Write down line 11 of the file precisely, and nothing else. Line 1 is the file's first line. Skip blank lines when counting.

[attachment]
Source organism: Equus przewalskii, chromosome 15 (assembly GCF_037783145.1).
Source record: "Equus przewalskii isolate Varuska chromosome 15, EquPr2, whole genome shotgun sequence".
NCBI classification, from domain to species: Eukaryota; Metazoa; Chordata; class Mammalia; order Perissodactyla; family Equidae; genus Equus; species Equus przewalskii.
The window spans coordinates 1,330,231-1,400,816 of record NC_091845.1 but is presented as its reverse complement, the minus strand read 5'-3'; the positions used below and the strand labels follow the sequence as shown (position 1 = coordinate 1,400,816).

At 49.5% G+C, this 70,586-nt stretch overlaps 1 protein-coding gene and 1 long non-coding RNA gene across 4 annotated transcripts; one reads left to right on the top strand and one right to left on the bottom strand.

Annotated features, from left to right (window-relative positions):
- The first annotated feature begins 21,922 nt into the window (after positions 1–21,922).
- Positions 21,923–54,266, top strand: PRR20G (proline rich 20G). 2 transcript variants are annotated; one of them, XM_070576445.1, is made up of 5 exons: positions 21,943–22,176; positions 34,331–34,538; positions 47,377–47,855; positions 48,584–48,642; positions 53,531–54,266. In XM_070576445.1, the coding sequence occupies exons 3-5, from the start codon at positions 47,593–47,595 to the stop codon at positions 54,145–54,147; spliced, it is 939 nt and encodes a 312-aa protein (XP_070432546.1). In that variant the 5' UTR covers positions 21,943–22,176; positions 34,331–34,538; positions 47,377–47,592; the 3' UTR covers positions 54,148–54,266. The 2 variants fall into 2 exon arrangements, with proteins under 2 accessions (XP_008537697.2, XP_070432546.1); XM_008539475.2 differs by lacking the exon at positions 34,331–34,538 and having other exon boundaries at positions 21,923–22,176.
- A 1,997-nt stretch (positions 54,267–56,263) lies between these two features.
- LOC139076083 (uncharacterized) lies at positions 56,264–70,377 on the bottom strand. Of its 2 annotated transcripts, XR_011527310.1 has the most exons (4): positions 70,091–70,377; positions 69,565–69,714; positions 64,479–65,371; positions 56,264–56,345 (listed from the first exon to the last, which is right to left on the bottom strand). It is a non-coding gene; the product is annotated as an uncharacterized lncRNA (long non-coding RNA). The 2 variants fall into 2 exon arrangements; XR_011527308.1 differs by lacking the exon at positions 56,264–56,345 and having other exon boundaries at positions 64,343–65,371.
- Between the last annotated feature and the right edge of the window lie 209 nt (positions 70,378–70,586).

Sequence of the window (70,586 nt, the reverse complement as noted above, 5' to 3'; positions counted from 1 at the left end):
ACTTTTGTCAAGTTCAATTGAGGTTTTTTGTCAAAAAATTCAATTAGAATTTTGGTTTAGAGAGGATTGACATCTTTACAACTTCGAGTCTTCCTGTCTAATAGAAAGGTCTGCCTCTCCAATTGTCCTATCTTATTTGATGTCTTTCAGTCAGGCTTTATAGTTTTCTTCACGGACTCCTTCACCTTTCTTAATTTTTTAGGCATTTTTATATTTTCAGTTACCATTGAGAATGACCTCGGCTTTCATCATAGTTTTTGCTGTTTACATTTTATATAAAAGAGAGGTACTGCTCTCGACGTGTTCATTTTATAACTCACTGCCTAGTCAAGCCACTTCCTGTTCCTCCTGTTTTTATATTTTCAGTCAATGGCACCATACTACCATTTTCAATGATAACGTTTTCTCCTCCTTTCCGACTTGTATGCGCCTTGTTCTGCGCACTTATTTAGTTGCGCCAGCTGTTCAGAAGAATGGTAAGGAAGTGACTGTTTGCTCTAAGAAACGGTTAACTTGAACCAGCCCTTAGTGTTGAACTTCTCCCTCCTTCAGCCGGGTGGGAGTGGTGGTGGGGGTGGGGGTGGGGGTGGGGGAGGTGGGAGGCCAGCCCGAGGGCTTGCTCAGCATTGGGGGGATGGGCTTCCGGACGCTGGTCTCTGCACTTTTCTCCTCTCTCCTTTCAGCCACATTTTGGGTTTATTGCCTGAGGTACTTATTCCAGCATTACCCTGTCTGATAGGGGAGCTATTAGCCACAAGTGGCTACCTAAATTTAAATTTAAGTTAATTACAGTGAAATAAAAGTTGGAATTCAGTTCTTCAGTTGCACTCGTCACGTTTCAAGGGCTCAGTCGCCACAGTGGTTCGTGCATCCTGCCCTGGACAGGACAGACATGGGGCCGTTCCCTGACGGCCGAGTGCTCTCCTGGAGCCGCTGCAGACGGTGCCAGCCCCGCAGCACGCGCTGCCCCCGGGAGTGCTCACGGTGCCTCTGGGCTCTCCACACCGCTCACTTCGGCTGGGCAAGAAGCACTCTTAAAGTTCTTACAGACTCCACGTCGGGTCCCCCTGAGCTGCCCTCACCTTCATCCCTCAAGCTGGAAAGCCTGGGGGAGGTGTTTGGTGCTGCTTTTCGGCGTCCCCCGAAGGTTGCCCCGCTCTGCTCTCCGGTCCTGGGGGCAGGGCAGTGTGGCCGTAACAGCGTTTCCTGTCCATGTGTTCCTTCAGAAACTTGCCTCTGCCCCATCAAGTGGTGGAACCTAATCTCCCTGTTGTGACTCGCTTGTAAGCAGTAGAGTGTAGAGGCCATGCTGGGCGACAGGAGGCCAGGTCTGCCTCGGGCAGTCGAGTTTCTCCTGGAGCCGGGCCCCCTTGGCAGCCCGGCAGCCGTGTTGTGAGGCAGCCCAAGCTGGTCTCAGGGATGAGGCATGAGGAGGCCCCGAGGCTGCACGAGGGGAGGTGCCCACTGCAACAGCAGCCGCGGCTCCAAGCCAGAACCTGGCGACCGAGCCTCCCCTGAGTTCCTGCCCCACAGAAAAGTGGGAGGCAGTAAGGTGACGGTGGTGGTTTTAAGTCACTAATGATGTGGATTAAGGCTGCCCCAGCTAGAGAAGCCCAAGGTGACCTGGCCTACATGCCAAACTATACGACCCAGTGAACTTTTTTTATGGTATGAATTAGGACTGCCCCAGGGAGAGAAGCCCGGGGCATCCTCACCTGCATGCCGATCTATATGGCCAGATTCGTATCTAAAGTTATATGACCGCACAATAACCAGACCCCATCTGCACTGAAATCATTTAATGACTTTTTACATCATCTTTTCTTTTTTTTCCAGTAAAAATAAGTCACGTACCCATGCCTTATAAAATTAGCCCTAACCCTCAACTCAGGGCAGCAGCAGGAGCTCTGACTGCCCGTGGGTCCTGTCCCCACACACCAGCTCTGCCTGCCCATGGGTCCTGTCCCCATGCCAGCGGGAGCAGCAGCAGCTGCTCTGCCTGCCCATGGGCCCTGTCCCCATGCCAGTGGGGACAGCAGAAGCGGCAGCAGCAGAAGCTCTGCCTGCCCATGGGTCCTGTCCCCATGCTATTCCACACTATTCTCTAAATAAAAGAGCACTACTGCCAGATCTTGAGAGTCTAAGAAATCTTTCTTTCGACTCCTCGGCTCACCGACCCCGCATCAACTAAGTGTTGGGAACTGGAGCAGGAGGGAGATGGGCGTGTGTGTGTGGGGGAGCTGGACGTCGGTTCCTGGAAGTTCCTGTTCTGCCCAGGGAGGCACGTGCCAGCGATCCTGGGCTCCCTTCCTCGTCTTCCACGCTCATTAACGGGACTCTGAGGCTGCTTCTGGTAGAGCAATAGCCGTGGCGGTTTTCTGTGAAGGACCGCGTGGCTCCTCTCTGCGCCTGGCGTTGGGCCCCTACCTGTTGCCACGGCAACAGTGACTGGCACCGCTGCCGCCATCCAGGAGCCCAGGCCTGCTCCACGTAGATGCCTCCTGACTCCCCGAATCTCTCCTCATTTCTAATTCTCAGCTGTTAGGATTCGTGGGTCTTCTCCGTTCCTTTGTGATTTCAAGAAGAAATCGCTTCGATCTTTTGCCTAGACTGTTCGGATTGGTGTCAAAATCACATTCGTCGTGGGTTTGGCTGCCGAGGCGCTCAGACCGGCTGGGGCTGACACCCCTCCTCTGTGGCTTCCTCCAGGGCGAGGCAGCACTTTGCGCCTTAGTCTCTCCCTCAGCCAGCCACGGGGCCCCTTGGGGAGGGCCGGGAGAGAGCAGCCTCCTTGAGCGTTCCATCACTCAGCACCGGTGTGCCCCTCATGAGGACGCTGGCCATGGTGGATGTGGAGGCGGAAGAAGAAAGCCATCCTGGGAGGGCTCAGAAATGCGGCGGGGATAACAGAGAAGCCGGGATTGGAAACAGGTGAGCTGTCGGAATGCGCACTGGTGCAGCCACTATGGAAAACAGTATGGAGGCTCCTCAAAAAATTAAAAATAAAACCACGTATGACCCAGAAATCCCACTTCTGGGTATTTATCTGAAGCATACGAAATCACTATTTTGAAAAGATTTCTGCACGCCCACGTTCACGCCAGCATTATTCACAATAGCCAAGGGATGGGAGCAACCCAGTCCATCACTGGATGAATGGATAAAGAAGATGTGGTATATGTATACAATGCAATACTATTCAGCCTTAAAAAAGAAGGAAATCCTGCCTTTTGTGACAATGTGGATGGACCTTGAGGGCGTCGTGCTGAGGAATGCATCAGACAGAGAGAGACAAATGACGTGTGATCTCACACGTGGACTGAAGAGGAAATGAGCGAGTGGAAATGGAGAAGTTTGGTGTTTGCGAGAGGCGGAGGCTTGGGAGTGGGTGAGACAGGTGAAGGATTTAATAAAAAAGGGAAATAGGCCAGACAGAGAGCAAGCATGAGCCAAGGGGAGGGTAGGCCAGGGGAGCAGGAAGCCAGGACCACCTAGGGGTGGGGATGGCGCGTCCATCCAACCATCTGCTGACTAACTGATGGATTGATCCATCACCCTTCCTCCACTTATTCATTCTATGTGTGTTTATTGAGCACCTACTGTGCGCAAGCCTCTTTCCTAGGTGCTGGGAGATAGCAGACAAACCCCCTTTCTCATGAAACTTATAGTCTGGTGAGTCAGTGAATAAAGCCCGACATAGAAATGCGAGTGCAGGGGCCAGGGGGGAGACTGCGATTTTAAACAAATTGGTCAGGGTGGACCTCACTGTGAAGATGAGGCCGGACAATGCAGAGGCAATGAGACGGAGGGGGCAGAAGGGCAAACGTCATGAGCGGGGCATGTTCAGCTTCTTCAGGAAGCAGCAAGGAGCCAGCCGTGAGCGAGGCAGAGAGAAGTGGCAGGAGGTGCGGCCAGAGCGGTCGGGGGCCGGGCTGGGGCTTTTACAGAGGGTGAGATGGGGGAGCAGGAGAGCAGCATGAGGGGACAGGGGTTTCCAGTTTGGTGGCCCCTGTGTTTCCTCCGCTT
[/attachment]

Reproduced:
- Between the last annotated feature and the right edge of the window lie 209 nt (positions 70,378–70,586).